The BBC is to cull more than 100 top management posts in a cost-cutting drive aimed at making savings of almost £20m.
The move will see the current total pay bill for more than 600 bosses, including director general Mark Thompson, reduced by 25 per cent over the next three and-a-half years.
The BBC Trust said today that it has agreed to proposals put forward by the BBC executive, which will affect 634 senior managers and nine members of the executive board.
The restructuring plans involve cutting the total senior management numbers by 18 per cent over the period up to the end of July 2013.
The Trust has also endorsed a new pay strategy for senior managers joining the BBC and agreed to proposals to freeze the pay of executive directors for a further three years, making a four-year freeze in all. The freeze will also apply to Mr Thompson's salary.
In February, the Trust set a challenge to the executive to look at the corporation's approach to pay in the light of the recession and licence fee payers' expectations. The move followed criticism of the money paid to BBC executives.
BBC Trust chairman Sir Michael Lyons said: "The Trust challenged the BBC executive to review senior pay at the BBC.
"Mark Thompson and his team have responded with a comprehensive set of proposals that strike the right balance between ensuring the BBC can attract the best people to do the job, while ensuring maximum value for the licence fee payer.
"Of course I realise this will have implications both for current and future BBC employees.
"However, it is right that as a major public service organisation, the BBC shows leadership on this issue during difficult economic times."
The new policy also sets out a strategy for growing talent within the BBC to the senior management ranks, to reduce the number of people brought in from outside the corporation.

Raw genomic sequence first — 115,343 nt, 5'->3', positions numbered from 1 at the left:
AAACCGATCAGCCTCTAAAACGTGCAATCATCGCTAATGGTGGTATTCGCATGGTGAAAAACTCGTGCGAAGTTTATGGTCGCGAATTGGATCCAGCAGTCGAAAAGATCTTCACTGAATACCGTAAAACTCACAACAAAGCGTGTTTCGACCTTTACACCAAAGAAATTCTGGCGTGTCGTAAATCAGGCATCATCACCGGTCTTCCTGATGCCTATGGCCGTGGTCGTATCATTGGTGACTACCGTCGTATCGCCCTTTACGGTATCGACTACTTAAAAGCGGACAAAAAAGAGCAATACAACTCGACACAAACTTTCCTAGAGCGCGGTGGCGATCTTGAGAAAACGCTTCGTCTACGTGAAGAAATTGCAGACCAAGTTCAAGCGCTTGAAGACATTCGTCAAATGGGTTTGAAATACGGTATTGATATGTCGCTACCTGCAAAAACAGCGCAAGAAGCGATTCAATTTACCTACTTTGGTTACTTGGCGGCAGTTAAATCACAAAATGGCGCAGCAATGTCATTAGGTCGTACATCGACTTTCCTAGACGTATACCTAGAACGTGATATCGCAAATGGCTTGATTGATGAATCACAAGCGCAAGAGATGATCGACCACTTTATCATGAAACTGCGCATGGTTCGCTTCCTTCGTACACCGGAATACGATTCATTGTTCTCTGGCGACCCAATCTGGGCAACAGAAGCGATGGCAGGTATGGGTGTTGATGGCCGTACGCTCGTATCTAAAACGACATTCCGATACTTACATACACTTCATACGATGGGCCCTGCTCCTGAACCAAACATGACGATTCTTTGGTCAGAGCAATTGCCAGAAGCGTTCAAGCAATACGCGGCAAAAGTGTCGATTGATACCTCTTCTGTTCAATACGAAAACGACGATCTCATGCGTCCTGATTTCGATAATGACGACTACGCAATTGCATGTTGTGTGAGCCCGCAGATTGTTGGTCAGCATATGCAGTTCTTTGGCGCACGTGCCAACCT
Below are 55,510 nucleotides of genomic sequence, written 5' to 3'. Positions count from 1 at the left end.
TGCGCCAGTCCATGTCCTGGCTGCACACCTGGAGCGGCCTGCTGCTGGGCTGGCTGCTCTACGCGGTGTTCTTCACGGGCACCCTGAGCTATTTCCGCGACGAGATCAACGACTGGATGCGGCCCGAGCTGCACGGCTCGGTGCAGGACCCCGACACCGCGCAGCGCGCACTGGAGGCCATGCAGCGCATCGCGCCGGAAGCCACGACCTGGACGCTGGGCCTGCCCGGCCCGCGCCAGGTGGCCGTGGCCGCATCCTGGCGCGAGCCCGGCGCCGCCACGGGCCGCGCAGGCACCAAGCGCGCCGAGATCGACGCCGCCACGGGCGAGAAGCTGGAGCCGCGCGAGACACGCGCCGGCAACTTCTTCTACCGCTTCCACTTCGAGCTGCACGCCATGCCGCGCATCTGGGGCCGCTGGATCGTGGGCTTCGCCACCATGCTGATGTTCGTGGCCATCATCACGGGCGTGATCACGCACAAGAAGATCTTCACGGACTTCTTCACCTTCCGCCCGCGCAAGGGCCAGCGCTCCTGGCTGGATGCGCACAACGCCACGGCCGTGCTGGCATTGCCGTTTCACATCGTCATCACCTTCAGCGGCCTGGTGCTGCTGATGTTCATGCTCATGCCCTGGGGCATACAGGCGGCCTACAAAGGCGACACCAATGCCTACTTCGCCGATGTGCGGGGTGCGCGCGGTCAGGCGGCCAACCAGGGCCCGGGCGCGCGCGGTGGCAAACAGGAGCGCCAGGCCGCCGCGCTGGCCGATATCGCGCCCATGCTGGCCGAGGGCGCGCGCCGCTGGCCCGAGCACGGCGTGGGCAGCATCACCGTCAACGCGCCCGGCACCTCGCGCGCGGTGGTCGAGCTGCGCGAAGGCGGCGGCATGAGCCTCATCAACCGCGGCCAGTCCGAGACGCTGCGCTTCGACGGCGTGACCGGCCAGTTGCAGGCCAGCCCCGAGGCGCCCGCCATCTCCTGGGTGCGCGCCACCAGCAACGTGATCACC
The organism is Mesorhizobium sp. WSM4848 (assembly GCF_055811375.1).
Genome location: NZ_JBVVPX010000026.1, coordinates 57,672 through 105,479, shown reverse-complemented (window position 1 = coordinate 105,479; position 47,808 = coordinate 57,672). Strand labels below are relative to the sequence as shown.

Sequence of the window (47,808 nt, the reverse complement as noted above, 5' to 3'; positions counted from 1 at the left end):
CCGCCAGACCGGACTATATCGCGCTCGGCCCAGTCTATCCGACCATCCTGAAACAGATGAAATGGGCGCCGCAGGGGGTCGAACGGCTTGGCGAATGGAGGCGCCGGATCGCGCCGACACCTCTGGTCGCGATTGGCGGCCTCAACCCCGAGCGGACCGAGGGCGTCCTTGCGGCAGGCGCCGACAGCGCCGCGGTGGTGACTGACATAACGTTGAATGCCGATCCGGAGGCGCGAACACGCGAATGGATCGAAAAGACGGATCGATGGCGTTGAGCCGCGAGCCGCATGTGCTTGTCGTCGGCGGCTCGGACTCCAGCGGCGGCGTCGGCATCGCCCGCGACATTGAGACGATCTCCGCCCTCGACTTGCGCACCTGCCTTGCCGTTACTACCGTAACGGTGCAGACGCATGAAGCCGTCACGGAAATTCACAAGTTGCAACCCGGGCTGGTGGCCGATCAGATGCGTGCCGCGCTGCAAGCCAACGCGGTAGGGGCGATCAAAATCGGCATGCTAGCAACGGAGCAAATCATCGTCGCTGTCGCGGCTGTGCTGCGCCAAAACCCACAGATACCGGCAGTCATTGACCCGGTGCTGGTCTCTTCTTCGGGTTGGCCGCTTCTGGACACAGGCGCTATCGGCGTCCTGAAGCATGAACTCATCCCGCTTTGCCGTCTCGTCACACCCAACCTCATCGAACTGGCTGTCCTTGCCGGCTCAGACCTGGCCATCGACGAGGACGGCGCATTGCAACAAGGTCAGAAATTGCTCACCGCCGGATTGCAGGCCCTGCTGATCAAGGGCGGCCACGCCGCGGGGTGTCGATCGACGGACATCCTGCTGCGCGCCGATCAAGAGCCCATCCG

There should also be a "clear and explicit discount" against the private sector when setting senior manager pay and all senior manager posts will be reviewed when they become vacant, according to the plans.
Mr Thompson will be in charge of implementing the proposals, with the Trust monitoring what happens.
The director general said that he and every other senior manager needed to recognise that "we are in a different economic climate, that the media sector labour markets are depressed and that there are significant pressures on public finances".
He continued: "A few months ago we announced our determination to reduce the amount we pay top on-air talent.
"The recommendations we have announced today seek to achieve similar reductions within our senior management community.
"Senior managers will see their total remuneration fall over the period, with the biggest reductions felt by those in the most senior positions."
Gerry Morrissey, general secretary of the broadcasting workers' union Bectu, warned the BBC not to impose a similar pay freeze on other employees.
"The Trust should concentrate on lower paid workers because there needs to be a redistribution of salaries. We will not accept a pay freeze for our members, who only had a nominal rise this year," he told the Press Association.
Shadow Culture Secretary Jeremy Hunt said the BBC had "missed an opportunity" to prove it is in tune with the public mood over high salaries.
He said: "Public anger was focused not just on the management itself but on the salaries paid to senior executives.
"The BBC needs to be careful that it doesn't lose the public's trust by being out of step on such an important issue."Reuse content